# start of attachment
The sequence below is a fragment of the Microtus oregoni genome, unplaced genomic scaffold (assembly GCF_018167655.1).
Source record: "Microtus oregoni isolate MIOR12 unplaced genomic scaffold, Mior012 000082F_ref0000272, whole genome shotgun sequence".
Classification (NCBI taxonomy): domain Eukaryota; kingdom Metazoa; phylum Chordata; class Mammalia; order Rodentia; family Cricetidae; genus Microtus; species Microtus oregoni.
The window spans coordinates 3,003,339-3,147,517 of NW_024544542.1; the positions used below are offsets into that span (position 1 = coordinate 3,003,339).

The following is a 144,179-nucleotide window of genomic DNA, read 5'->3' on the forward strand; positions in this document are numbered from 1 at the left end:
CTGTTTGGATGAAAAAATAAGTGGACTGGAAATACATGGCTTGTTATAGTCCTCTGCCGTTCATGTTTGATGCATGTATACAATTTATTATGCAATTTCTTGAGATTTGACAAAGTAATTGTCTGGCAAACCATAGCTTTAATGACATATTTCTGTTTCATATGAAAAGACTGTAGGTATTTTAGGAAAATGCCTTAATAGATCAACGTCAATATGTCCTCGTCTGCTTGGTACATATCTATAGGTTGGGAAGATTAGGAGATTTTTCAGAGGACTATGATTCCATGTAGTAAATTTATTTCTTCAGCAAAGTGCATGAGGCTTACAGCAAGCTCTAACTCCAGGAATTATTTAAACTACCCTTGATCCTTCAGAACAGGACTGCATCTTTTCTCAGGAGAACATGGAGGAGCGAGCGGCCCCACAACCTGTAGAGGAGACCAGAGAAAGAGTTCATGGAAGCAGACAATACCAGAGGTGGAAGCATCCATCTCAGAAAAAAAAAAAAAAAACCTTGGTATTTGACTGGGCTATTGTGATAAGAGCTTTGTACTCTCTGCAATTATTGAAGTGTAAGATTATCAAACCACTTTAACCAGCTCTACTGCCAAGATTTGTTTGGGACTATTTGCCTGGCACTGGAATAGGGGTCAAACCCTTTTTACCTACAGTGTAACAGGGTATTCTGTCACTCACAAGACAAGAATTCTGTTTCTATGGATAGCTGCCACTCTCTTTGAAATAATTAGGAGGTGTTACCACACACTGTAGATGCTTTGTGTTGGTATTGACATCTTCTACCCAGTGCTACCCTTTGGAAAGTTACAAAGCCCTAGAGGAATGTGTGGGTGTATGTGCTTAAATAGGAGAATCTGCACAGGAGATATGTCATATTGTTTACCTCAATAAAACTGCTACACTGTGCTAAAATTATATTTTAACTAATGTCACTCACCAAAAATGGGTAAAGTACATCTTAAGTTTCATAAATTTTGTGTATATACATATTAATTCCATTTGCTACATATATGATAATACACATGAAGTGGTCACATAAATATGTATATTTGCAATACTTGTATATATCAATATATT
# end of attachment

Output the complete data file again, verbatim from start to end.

The sequence below is a fragment of the Microtus oregoni genome, unplaced genomic scaffold (assembly GCF_018167655.1).
Source record: "Microtus oregoni isolate MIOR12 unplaced genomic scaffold, Mior012 000082F_ref0000272, whole genome shotgun sequence".
Classification (NCBI taxonomy): domain Eukaryota; kingdom Metazoa; phylum Chordata; class Mammalia; order Rodentia; family Cricetidae; genus Microtus; species Microtus oregoni.
The window spans coordinates 3,003,339-3,147,517 of NW_024544542.1; the positions used below are offsets into that span (position 1 = coordinate 3,003,339).

The following is a 144,179-nucleotide window of genomic DNA, read 5'->3' on the forward strand; positions in this document are numbered from 1 at the left end:
CTGTTTGGATGAAAAAATAAGTGGACTGGAAATACATGGCTTGTTATAGTCCTCTGCCGTTCATGTTTGATGCATGTATACAATTTATTATGCAATTTCTTGAGATTTGACAAAGTAATTGTCTGGCAAACCATAGCTTTAATGACATATTTCTGTTTCATATGAAAAGACTGTAGGTATTTTAGGAAAATGCCTTAATAGATCAACGTCAATATGTCCTCGTCTGCTTGGTACATATCTATAGGTTGGGAAGATTAGGAGATTTTTCAGAGGACTATGATTCCATGTAGTAAATTTATTTCTTCAGCAAAGTGCATGAGGCTTACAGCAAGCTCTAACTCCAGGAATTATTTAAACTACCCTTGATCCTTCAGAACAGGACTGCATCTTTTCTCAGGAGAACATGGAGGAGCGAGCGGCCCCACAACCTGTAGAGGAGACCAGAGAAAGAGTTCATGGAAGCAGACAATACCAGAGGTGGAAGCATCCATCTCAGAAAAAAAAAAAAAAAACCTTGGTATTTGACTGGGCTATTGTGATAAGAGCTTTGTACTCTCTGCAATTATTGAAGTGTAAGATTATCAAACCACTTTAACCAGCTCTACTGCCAAGATTTGTTTGGGACTATTTGCCTGGCACTGGAATAGGGGTCAAACCCTTTTTACCTACAGTGTAACAGGGTATTCTGTCACTCACAAGACAAGAATTCTGTTTCTATGGATAGCTGCCACTCTCTTTGAAATAATTAGGAGGTGTTACCACACACTGTAGATGCTTTGTGTTGGTATTGACATCTTCTACCCAGTGCTACCCTTTGGAAAGTTACAAAGCCCTAGAGGAATGTGTGGGTGTATGTGCTTAAATAGGAGAATCTGCACAGGAGATATGTCATATTGTTTACCTCAATAAAACTGCTACACTGTGCTAAAATTATATTTTAACTAATGTCACTCACCAAAAATGGGTAAAGTACATCTTAAGTTTCATAAATTTTGTGTATATACATATTAATTCCATTTGCTACATATATGATAATACACATGAAGTGGTCACATAAATATGTATATTTGCAATACTTGTATATATCAATATATT